Following Hamas’ murderous attack on southern Israel on October 7th, many argued that the entire population of Gaza is responsible for Hamas’s actions. This opinion can be quickly discredited however when looking at the facts.
Foreign Affairs, reported on a survey, conducted by Arab Barometer, a research network, from September 28 to October 8 in Gaza and the West Bank, only days before the Israel-Hamas war broke out. The findings revealed that rather than supporting Hamas, most Gazans are frustrated with the armed group’s ineffective leadership as they believe that they are the cause of the ongoing extreme economic hardships in Gaza.
In addition, most Gazans do not support Hamas’ ideology. Unlike Hamas, whose goal is to destroy the Jewish state, 73% of Gazans polled favored a peaceful settlement to the Israeli-Palestinian conflict through a two-state solution. This would provide for an independent Palestine and Israel existing side by side, as outlined in the 1993 Oslo accords. On the eve of Hamas’s October 7 attack, only 20% of Gazans favored a military solution that could result in the destruction of the state of Israel. A clear majority (77%) of those who responded this way were also supporters of Hamas, amounting to around 15% of the adult population of Gaza.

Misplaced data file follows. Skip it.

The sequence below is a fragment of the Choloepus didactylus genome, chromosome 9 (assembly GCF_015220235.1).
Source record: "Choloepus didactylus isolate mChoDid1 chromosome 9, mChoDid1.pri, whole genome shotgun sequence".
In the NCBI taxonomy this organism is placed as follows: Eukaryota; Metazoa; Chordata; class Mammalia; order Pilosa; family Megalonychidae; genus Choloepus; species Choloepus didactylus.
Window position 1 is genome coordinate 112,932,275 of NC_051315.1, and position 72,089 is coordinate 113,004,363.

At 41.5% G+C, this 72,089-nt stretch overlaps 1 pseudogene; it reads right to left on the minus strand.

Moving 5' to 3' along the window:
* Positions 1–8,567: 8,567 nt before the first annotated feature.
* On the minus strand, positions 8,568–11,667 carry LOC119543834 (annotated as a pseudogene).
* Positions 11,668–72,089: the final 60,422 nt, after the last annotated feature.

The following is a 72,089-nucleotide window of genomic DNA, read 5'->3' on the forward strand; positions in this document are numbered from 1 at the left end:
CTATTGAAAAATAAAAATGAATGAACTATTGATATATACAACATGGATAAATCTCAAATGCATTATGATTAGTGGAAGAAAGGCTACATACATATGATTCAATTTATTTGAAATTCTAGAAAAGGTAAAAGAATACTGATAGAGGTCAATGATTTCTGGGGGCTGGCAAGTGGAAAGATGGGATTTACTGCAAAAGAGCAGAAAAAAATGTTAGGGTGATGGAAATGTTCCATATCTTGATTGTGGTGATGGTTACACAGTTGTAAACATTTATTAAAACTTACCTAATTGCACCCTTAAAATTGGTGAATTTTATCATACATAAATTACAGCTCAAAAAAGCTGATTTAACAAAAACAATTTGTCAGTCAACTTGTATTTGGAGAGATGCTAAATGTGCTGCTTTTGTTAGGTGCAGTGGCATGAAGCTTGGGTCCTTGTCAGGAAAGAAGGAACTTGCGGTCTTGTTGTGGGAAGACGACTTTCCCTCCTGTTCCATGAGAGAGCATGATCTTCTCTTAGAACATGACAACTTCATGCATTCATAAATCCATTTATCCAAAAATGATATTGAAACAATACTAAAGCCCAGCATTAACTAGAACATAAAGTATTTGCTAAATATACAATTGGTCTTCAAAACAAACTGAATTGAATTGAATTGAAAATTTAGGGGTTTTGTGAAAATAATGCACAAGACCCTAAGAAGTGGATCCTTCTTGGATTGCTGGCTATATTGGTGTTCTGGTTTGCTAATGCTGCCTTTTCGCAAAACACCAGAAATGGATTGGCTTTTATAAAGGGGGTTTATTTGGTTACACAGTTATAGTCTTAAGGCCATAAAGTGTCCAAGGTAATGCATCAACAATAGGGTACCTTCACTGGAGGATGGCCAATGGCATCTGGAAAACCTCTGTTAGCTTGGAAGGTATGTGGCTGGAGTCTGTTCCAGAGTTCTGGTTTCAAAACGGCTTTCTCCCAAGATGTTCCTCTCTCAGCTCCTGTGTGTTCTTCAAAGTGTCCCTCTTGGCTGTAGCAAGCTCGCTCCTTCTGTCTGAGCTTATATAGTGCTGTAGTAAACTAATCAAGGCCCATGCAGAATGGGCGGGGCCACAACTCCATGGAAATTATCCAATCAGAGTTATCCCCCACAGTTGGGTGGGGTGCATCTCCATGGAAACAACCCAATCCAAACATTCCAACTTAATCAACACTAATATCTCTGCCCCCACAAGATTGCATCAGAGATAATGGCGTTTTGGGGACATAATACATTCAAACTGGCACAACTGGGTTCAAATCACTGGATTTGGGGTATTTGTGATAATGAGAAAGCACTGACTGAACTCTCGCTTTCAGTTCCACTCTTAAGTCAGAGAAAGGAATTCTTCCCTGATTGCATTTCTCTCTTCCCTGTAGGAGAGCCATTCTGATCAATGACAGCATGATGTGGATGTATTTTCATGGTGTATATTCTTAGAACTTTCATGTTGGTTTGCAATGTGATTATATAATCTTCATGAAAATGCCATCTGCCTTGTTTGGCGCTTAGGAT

The survey’s findings revealed that Gazans had very little confidence in their Hamas-led government, with 44% saying they did not trust it at all. Only 29% of Gazans expressed either “a great deal” or “quite a lot” of trust in their government. When asked how they would vote if presidential elections were held in Gaza, with the options being Hamas leader, Ismail Haniyeh, president of the Palestinian Authority, Mahmoud Abbas or Marwan Barghouti, an imprisoned member of the central committee of Fatah, only 24% of respondents said that they would vote for Haniyeh. Barghouti received the largest share of support at 32% and Abbas received 12%. It seems that the people of Gaza were disillusioned not only with Hamas but with the entire Palestinian leadership.
Gaza’s economic troubles have also affected many households who have felt the impact of food shortages. Most attributed the lack of food to internal problems rather than to external sanctions. The Israel-Egypt blockade imposed on Gaza since 2005, has limited the flow of people and goods in and out of the territory, and has grown notably stricter since Hamas took control of Gaza in 2007. Nonetheless, the highest percentage of respondents (31%) claimed that government mismanagement is the primary cause of food insecurity in Gaza and only 16% blamed externally imposed economic sanctions. In other words, Gazans were more likely to blame their material predicament on Hamas’s leadership than on Israel’s economic blockade.